Lodgepole is a relatively short-lived species, 80 to 120 years, and then stand replacement occurs, and that has sort of historically taken place by fire. This country has been really good at putting out fires for the last 80 to 100 years, and so the stands are old and they're starting to get decadent. And when that happens, when you don't have that disturbance by fire, mountain pine beetles are an endemic species. When a stand gets old and decadent it gives those beetles an opportunity to attack the trees and build their population up to basically what is an epidemic size. And so these beetles ten years ago played the same role that fire would have. So it's all part of the natural eco-system. Of course, what you are left with are dead trees, and that causes a lot of challenges with public safety and fuels for fires.

Little Redfish LakeI think that the Forest Service and this district have been working really hard for well over a decade in trying to deal with it. We have tens of thousands of acres of lodgepole and so the idea that you can do something about all the trees is maybe a little bit of a reach. What we've been doing for the last 10 years is really focusing on the places where people are going. We did a lot of spraying of individual trees within our campgrounds. I think about 20,000 trees have been sprayed individually to protect them, to try to keep trees in the campgrounds.

We've removed lots of infested trees or dead trees out of the places where our public is recreating. When you have something of that magnitude, you have to kind of almost do a triage and figure out where is the place that has the most opportunity to cause problems with our recreating public or the people who live there and try to take care of that.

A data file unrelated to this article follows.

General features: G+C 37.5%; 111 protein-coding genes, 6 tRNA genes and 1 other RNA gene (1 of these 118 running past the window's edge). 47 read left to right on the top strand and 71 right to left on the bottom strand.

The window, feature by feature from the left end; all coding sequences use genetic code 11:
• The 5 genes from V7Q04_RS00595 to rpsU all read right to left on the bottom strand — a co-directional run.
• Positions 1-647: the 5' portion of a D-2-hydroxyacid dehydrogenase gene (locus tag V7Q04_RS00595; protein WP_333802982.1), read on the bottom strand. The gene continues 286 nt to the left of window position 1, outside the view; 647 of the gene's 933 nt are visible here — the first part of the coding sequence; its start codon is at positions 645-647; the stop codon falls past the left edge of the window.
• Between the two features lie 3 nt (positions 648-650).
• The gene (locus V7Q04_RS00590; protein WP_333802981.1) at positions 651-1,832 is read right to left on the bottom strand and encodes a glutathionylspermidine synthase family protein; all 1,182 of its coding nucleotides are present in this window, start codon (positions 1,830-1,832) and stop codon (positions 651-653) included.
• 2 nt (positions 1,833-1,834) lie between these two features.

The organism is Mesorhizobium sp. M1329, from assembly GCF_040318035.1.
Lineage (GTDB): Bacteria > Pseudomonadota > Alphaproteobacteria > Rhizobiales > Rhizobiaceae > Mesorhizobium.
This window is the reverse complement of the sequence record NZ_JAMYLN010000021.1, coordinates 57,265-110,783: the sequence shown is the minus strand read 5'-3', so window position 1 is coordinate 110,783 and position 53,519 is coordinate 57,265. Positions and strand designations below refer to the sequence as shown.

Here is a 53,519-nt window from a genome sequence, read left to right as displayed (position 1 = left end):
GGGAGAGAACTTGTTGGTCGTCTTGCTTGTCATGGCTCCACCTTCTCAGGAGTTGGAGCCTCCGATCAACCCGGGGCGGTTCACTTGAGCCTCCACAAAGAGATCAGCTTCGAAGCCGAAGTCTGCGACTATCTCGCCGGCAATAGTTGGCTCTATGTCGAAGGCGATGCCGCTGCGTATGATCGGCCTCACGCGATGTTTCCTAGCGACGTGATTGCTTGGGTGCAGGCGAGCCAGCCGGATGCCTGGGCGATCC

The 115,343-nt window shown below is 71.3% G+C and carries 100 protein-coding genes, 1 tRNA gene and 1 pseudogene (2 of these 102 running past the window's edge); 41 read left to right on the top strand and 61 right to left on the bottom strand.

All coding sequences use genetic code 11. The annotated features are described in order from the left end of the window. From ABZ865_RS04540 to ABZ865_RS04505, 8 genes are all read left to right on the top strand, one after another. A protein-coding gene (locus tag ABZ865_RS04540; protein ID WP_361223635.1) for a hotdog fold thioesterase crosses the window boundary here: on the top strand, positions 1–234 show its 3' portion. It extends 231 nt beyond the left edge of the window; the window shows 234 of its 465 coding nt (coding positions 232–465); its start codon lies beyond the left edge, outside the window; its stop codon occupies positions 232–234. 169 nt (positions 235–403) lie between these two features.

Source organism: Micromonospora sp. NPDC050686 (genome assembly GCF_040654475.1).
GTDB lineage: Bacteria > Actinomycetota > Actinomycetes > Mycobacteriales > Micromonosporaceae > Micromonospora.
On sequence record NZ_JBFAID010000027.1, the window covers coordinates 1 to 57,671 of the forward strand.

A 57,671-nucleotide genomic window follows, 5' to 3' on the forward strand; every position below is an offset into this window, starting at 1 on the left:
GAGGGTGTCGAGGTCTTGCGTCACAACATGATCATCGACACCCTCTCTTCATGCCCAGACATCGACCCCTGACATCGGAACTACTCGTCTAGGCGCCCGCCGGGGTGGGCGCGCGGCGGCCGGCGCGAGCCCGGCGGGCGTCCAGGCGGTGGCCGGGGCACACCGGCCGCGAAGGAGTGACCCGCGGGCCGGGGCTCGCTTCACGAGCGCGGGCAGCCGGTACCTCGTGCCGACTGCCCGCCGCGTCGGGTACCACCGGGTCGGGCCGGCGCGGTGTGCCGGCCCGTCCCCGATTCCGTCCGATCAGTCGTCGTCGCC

So that's what we've really been focusing on for about the last decade, and I think have been pretty successful. It looks different for people when they come to a campground and that big tree that used to be right by campsite three isn't there anymore, but if they look around, they'll see young ones coming up, and it's just part of that cycle of the forest regenerating itself.

The Sawtooth National Recreation Area just celebrated its 40th anniversary. Thoughts?
It's a wonderful place. It's a special place to a lot of people. We got to talk to Bethine Church today and show her the overlook on Galena Summit that has been rebuilt and renamed in her and her husband Frank's honor. For me it was just really a neat moment to get to talk with Bethine and thank her for that vision that this group of people had 40 years ago; and 40 years later to see a lot of that vision coming true. And all the work that has been done in that timeframe is pretty amazing.

Rededication of the Bethine and Frank Church OverlookWhat are the challenges you see in the next 40 years?
Trying to develop partnerships with people who will help us meet our mission is really key. Things change all the time. Forty years ago the issue was small subdivisions, small houses. People are building different kinds of houses these days. You look at some of the motorized equipment like snowmobiles, they've changed a lot in the last 20 years and have different capabilities. The way people use our public lands is constantly changing, and so one of those challenges is trying to stay in tune with the public and try to stay relevant with them, helping them do what we can in the way of education about natural resources in public lands and what they can get from that. And that's going to be just a constant thing, I think.

People for 40 years have been doing that, and I hope we can do our part to continue that. And I see nothing but optimism and a lot of hope for places like this.